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Watson Grinding Explosion Highlights Safety Concerns Surrounding Houston Chemical Plants, Refineries


Residents of Harris County are growing increasingly anxious about the chemicals lurking near their homes, following last week’s deadly polypropylene explosion at Watson Grinding & Manufacturing in northwest Houston.

Many Unaware Watson Grinding Stored Hazardous Chemicals

The January 24th disaster tragically killed two workers, injured 20 people – including 18 living near the plant – and caused significant damage to hundreds of homes and businesses in the surrounding neighborhoods.

Prior to the explosion, many living in those neighborhoods apparently had no idea Watson Grinding & Manufacturing was storing any hazardous chemicals.

“I knew buildings were back there but I didn’t know that was back there. I did not have any idea,” one homeowner told KHOU-11.

“We never knew. No,” said the daughter of woman whose home was declared a total loss. “And I feel so guilty, to be honest with you. Because, I found this place for her.”

Harris County Home to Over 3,000 Chemical Plants and Refineries

More than 3,000 chemical plants and refineries are scattered across Harris County, including around 1,700 that house “extremely hazardous substances.” An unknown number store more than 10 million pounds of hazardous chemicals on site.

“These chemical facilities are in neighborhoods all across town, from Baytown to Spring Branch,” Harris County Judge Lina Hidalgo told KHOU-11.

Yet there’s no way for residents to easily ascertain what chemicals might be in their own backyard. That’s because a searchable database of Texas chemical facilities simply doesn’t exist.

Harris County Saw 5 Major Chemical Disasters Last Year

Unfortunately, plant explosions and fires are hardly rare for Harris County. In fact, the Houston Metro Region endured five major chemical disasters just last year alone.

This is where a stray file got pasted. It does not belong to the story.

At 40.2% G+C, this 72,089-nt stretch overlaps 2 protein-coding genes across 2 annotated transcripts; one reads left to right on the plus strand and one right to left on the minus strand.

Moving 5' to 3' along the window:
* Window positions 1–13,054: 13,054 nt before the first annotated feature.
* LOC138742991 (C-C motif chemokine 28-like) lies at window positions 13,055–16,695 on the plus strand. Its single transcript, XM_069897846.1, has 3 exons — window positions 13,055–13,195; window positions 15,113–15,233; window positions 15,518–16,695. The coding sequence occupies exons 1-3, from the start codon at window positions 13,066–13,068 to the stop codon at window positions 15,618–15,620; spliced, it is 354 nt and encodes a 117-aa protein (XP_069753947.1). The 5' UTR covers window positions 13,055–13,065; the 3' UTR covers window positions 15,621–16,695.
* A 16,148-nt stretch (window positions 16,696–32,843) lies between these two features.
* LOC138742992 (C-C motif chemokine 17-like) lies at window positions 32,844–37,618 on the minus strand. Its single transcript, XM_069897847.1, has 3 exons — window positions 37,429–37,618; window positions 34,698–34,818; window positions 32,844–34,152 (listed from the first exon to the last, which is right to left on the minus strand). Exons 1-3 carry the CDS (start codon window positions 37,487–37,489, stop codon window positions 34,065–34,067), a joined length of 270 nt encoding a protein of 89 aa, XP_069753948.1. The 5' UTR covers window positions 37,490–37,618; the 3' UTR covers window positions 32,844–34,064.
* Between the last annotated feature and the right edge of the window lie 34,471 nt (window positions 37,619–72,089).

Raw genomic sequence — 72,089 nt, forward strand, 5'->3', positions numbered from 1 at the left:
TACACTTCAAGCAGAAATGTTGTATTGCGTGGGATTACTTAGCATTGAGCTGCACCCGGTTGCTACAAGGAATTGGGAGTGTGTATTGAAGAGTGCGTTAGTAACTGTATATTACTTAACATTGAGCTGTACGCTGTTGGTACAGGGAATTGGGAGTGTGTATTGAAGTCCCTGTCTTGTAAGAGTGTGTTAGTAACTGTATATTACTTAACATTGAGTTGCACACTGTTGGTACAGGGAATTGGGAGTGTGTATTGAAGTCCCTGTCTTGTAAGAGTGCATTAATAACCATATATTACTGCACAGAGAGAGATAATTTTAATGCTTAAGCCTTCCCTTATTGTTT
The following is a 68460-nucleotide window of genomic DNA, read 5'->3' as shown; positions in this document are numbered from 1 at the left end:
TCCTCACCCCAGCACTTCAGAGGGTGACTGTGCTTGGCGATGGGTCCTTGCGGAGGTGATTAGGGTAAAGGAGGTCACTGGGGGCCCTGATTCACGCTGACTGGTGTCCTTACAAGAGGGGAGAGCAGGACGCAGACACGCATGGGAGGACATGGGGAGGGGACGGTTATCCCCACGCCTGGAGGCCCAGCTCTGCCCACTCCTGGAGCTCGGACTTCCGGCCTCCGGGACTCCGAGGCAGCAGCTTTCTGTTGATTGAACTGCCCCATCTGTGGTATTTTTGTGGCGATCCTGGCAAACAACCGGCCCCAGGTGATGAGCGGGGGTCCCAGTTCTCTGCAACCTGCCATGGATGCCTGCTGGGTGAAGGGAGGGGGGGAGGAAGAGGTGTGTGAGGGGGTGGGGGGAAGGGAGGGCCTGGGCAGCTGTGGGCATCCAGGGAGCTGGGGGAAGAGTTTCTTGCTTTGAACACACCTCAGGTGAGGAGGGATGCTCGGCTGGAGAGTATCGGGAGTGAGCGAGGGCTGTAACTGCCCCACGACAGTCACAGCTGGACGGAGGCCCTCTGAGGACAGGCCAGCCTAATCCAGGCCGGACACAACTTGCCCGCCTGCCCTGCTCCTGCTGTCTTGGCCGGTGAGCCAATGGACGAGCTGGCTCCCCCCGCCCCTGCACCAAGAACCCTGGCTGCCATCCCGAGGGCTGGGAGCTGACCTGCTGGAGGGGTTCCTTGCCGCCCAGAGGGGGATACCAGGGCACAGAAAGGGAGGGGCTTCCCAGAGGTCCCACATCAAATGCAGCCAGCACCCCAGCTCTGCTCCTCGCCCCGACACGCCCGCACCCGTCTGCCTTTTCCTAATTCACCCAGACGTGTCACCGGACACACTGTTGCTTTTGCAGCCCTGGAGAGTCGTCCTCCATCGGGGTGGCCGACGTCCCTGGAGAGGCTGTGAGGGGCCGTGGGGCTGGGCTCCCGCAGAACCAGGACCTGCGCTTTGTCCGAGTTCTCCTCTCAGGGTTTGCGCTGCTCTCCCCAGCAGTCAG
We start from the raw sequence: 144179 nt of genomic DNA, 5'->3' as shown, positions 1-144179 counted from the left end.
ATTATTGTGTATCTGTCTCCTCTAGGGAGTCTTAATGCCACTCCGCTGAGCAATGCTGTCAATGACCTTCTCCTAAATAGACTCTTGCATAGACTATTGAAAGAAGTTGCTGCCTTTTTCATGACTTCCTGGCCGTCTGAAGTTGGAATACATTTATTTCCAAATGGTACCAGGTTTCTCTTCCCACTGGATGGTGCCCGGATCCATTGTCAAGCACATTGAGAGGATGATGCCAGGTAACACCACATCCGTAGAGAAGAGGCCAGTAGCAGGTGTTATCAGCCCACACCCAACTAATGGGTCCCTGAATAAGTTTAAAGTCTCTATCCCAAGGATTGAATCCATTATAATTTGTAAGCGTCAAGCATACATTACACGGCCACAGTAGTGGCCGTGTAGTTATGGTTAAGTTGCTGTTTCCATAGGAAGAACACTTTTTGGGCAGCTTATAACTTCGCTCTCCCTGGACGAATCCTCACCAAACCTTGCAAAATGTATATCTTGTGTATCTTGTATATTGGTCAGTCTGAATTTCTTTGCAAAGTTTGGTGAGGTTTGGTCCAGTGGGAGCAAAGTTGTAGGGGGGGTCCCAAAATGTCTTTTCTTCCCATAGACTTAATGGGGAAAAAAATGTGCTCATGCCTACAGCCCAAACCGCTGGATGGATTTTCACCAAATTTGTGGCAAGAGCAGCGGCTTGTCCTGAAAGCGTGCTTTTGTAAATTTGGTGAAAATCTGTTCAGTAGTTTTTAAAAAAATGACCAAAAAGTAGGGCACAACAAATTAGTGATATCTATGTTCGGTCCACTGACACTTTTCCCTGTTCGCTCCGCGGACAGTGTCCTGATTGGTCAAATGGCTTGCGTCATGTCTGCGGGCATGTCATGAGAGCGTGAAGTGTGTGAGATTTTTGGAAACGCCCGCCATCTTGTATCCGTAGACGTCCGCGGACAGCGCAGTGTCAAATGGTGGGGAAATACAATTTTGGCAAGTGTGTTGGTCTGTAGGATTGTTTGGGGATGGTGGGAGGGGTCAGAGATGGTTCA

The first serious incident occurred on March 16th, when a furnace fire erupted at the ExxonMobil Baytown refinery.

The very next day, a massive tank fire at the ITC-Deer Park petrochemical storage facility forced thousands of people in Houston to shelter-in-place for days, while hundreds sought treatment at area hospitals for sore throats, headaches, nose bleeds, nausea, vomiting, and other symptoms likely related to the toxic hydrocarbons released by the blaze.

Click here to view Ryan Zehl’s interview with ABC news about the effects of the ITC explosion.

Only weeks later, an explosion and fire at the KMCO chemical plant in Crosby tragically killed one worker and left two others seriously injured.

More than 60 workers were taken to the hospital on July 31st, following a fire at the  ExxonMobil Olefins plant in Baytown.

Then on November 27th, an explosion at the TPC plant in Port Neches injured three workers and forced hundreds of residents to evacuate their homes over the Thanksgiving holiday.

Trump Allows Plant & Refinery Owners to Keep Public in the Dark

That same month, the Trump administration rolled back vital safety regulations put in place after a catastrophic fertilizer plant explosion killed 15 people and virtually destroyed the town of West, Texas.

Sadly, most of those killed in connection with the 2013 disaster were firefighters who had no way of knowing the plant was storing around 270 tons of highly explosive ammonium nitrate. Yet the regulations eliminated by the U.S. Environmental Protection Agency included a requirement that plant and refinery operators provide the public with information about the chemicals stored at their facilities.

“We are at the mercy of the company to confirm what’s in there,” Judge Hidalgo noted. “They’re only required to say what they had there, the year prior. And if they violate the law, there’s very little to lose, for them.”

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Our Undefeated Houston Plant Explosion Lawyers have successfully represented thousands of workers and families across Texas, Louisiana, and throughout the United States after every major plant and refinery explosion in recent history, winning billions on their behalf.

If you or a loved one were injured in the Watson Grinding explosion or any other chemical disaster, please call 1-888-603-3636 or Click Here to send us a confidential email via our “Contact Us” form.

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